CPR line won’t be used for sewer connection

The former CPR rail line along Sicamous’ west side will not be utilized for sewer expansion.

The former CPR rail line along Sicamous’ west side will not be utilized for sewer expansion.

Council has approved funding for smaller pieces of large infrastructure projects, including the awarding of a $105,000 contract for directional sanitary drilling on the west side of the Narrows. This contract was awarded to Ironman Directional Drilling out of Salmon Arm, and relates to the expansion of the municipal sewer system to that side of the channel, including an increase in size to the forcemain to accommodate a projected “population density increase from 920 to 1,600.”

Prior to council giving its approval, Coun. Fred Busch mentioned there is the possibility of the currently decommissioned CPR rail line along the west side of the channel and Mara Lake being sold, and he asked if the district had decided not to use the line.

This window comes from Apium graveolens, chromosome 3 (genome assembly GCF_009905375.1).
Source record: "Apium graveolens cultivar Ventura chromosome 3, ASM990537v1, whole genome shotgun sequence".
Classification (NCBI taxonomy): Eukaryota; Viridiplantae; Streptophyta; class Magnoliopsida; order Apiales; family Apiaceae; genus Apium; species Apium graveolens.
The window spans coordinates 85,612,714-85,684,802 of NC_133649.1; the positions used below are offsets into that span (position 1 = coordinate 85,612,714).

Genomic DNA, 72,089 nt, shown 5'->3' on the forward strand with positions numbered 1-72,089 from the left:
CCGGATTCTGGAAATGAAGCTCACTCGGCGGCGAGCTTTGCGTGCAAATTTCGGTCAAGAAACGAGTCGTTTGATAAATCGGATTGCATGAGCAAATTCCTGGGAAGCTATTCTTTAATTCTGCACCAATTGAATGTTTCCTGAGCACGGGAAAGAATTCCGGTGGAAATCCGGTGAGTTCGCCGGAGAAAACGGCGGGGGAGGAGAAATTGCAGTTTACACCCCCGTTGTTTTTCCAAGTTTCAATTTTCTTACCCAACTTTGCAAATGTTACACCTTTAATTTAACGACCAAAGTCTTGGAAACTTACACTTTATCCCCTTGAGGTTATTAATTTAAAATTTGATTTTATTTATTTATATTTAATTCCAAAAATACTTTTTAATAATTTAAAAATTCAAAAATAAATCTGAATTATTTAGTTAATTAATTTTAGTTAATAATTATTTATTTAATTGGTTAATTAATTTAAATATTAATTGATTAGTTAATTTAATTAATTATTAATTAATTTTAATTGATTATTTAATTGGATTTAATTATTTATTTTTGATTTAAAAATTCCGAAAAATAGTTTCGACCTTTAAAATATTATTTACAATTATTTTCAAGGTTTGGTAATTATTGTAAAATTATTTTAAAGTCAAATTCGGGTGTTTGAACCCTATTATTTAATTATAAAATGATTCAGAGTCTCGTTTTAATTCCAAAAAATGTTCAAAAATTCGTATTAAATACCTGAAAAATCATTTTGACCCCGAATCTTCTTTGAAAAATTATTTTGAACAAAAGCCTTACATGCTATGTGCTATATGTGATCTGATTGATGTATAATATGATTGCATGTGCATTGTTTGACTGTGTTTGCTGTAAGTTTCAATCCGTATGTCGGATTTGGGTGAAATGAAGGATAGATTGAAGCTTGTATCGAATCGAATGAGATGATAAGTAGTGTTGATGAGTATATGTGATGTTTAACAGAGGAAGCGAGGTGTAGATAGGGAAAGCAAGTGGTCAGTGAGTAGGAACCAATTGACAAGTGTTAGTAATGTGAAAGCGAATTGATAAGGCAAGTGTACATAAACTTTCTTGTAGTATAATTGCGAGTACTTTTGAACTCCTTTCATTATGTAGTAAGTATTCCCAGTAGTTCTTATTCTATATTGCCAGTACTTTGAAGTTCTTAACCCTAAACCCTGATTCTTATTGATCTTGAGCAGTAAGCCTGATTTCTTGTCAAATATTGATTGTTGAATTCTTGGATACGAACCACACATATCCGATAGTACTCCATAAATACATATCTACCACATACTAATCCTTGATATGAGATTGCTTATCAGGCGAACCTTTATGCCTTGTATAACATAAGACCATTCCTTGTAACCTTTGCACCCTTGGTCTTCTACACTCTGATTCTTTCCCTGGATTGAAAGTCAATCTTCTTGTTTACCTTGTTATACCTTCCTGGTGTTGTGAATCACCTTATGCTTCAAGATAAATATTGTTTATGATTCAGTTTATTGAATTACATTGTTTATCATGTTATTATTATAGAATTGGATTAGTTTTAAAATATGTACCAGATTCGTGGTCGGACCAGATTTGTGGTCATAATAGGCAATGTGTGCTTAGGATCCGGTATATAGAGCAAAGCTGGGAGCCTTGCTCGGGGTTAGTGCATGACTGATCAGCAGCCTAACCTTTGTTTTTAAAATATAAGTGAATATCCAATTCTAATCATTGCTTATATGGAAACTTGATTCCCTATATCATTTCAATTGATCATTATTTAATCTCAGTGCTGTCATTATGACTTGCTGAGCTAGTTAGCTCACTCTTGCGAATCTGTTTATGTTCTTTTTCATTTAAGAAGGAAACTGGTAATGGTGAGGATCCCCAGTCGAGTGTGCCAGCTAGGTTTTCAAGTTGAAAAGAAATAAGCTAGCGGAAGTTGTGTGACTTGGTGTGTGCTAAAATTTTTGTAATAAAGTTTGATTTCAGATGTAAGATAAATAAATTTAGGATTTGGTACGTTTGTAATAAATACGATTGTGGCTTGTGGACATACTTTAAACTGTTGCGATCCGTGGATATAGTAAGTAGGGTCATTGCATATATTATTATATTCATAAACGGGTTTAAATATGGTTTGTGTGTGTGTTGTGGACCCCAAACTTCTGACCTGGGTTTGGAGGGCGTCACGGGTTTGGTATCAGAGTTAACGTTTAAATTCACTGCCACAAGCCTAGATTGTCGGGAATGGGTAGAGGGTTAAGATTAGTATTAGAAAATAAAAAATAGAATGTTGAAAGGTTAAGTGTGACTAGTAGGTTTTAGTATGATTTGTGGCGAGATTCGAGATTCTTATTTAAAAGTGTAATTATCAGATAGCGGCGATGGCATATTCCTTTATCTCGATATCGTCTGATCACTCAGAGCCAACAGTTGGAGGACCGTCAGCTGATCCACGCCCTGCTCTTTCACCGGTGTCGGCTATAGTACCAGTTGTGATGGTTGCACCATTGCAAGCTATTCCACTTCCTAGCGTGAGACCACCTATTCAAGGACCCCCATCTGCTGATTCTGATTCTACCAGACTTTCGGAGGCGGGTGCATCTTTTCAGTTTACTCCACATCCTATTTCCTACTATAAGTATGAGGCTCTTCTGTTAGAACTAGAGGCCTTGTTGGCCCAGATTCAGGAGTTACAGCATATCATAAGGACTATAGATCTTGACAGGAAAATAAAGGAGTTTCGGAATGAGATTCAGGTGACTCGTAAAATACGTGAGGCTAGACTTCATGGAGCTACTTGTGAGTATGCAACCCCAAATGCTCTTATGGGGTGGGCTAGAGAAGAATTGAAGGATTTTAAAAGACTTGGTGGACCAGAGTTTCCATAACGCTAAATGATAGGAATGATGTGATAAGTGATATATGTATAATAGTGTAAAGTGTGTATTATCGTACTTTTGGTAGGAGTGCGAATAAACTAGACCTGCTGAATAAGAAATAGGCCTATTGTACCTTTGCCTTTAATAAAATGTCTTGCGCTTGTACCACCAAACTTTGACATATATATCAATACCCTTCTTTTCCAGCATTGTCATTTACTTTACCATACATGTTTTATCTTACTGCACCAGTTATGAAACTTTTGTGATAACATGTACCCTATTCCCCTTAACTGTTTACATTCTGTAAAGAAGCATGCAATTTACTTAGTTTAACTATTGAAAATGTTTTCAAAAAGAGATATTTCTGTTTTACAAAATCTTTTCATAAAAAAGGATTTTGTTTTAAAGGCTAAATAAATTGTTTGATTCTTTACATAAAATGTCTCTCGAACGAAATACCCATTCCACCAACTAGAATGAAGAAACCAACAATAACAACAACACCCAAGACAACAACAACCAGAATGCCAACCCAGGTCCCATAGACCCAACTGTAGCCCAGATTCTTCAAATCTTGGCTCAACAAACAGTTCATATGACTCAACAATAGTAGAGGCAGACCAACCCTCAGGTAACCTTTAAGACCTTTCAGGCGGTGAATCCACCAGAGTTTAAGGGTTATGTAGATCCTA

“I am sure that would be much simpler from an engineering point of view and a collection point of view, if the collection line could be down closer to the lake… then you wouldn’t have to install pumps and so on,” said Busch.

District operations manager Randy Hand agreed it would be simpler to use the line, but said CPR is asking “an astronomical amount of money for using that.”

“Things may happen with the rail line, but if we waited for the what ifs… so we kind of have to move forward and we decided on option B,” said Hand.

The second funding approval was for the release of $20,000 from the district’s 2012 water operating budget surplus to fund the design for a water distribution main replacement along Highway 97A between Kappel Street and Gillis Creek. In a memo to council, staff public works foreman Marty McClean says the current main is about 50 years old and requires replacement.

“In order to complete the Highway 97A pathway project and the new water treatment plant, the water main and all service connections need to be completed,” writes McLean.

The updated water main is expected to have a lifespan of 75 years.

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